Simon Brown takes a look at why there is such a marked disconnect in the performances of two leading American indices and how the coronavirus pandemic will continue to affect various shares globally and here at home.
Much has been written about the disconnect between Wall Street (the markets) and Main Street (the consumer) as unemployment remains above 10% in the US while markets soar higher, with the Nasdaq hitting new all-time highs recently.
As I have previously written, there are two drivers of this disconnect. The first is that markets look forward 12 to 18 months into the future and, as such, are investing for the second half of 2021. Of course, one can make a solid argument that the economy will then still be under pressure, but likely less than it is now.
This then brings me to the second reason: The US Federal Reserve (Fed). It’s been pumping hundreds of billions of dollars into the system and that money has found a home in the markets, pushing them higher. And, as old-timers in the market always say, never fight the Fed.
There is, however, a second disconnect in markets that also makes sense: that between tech and the rest of the market.
Most indices peaked after the outbreak of the pandemic in early June, while the Nasdaq has continued to move higher, hitting new all-time highs.In the case of the S&P 500, all-time highs came late February, and its post-pandemic high hit on 8 June.
This disconnect makes a lot of sense as the tech-heavy Nasdaq is full of stocks that are actually doing very well during this pandemic, including Microsoft, JD.com and Amazon, which are all seeing significant revenue boosts during the lockdown.
This new revenue is likely to be sticky as people learn new habits, develop new ways of doing things and work differently during lockdown; we are using a lot more tech and we will likely continue using much more of it, even when the pandemic and resultant lockdowns are over.The S&P 500 certainly has some tech exposure, but it is a lot less, and it also includes counters from 'old-school' industries such as leisure, airlines and bricks-and-mortar businesses that are suffering and will continue to suffer under lockdown.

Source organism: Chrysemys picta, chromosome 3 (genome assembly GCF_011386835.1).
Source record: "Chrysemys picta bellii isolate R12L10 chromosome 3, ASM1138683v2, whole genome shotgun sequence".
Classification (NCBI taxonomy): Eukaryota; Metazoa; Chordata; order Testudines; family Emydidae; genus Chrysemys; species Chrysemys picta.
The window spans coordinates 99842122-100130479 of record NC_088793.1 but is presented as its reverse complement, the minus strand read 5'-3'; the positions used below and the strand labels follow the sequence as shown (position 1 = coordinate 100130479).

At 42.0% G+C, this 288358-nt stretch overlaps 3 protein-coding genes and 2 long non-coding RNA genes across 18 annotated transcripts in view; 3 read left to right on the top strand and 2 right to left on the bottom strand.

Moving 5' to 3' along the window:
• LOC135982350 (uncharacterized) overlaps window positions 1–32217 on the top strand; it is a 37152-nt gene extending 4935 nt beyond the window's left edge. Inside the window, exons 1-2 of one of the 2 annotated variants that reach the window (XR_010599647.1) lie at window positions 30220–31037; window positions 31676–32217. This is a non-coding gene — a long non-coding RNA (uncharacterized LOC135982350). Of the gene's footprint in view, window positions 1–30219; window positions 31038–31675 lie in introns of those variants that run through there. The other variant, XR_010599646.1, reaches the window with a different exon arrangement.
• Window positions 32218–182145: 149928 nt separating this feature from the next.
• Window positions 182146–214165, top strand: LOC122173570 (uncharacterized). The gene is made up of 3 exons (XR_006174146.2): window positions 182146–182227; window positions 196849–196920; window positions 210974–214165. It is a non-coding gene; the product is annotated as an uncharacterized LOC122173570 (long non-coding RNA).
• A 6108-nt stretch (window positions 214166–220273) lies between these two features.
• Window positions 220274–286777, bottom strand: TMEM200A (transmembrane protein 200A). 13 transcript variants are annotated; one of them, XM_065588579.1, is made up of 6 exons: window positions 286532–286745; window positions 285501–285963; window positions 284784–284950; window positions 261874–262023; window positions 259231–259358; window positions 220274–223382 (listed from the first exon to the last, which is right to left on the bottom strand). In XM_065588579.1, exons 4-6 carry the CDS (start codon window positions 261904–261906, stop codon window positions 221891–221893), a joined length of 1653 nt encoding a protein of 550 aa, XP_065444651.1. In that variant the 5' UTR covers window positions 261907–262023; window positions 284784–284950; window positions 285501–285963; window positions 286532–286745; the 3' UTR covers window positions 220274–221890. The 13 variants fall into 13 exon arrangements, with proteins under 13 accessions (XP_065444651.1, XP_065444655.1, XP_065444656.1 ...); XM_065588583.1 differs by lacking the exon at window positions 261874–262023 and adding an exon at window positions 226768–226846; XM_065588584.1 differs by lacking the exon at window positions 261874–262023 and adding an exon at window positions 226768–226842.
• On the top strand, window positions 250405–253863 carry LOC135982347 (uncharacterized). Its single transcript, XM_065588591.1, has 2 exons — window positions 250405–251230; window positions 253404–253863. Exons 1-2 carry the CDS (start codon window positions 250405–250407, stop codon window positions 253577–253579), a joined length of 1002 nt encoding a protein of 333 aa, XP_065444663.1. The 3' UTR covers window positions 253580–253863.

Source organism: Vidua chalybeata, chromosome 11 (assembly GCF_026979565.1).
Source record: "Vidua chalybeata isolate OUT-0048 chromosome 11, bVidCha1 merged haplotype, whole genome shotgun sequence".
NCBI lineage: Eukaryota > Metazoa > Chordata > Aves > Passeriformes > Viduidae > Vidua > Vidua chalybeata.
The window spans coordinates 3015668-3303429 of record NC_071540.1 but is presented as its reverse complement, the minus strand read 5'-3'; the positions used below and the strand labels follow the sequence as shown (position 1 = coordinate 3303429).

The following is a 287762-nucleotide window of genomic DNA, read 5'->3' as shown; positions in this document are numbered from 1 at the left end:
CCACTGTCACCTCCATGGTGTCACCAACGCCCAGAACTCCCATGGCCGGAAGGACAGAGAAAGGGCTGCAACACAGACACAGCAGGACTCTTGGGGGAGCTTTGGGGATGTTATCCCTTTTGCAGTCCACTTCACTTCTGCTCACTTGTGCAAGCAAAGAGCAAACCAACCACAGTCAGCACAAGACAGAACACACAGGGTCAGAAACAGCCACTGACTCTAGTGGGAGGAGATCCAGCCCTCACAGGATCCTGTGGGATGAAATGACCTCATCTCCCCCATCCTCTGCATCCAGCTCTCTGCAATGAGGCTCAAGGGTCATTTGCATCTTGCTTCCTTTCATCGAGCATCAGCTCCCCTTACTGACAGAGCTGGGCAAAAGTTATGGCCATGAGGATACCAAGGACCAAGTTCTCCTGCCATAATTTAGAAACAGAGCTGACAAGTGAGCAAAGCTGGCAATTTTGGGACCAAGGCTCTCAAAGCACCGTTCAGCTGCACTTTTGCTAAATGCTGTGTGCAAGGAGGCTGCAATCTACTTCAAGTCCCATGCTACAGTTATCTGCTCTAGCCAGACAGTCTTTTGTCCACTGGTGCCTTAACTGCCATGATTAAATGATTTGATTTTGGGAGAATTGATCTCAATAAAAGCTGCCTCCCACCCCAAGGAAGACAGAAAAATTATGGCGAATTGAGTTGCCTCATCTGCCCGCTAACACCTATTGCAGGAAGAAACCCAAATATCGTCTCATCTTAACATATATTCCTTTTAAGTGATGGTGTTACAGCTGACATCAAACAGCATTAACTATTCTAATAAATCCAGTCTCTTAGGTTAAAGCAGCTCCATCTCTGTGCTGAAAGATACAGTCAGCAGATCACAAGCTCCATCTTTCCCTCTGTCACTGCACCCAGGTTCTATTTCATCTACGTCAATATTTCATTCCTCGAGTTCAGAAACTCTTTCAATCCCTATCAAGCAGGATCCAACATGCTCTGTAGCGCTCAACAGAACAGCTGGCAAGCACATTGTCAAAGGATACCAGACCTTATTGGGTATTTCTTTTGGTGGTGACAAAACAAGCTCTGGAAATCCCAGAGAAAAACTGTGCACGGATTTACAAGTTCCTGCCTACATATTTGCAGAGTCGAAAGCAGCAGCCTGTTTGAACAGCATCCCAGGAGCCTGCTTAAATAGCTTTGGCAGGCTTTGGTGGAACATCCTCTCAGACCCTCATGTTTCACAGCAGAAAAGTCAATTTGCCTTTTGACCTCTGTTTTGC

So, the Nasdaq being at all-time highs while the S&P 500 lags makes sense and is likely to continue for a while. As the S&P 500 rebalances, it will get more of these high-flying tech stocks. There have been reports that Tesla will be included, which will see the stock soar even higher. That said, the reality is that the S&P 500 has a number of criteria for listing aside from just market cap, including “positive GAAP profit over a 12-month period”, which would exclude Tesla.
Locally, we’ve seen a similar disconnect between gold miners and the rest, with banks and property remaining under pressure.
But we’re going to see a further disconnect, even within sectors. For example, TFG’s mid-July trading update showed clearly that, compared with Pepkor’s update, the latter is doing better, and this too makes sense. Pepkor generally has lower-priced clothing than the various TFG brands; a consumer under pressure and concerned about the future will be shopping down and will hence be more likely to frequent a Pepkor brand rather than a TFG store.
This trend will also be evident among the food retailers as consumers shop down to cheaper stores, which will benefit brands at the lower end of the price spectrum and will hurt the more upmarket (read expensive) stores. Over the longer term, consumers will start shopping up again, but for the next year or two the trend will certainly be benefitting the lower-cost brands – and as such, their share prices can be expected to outperform.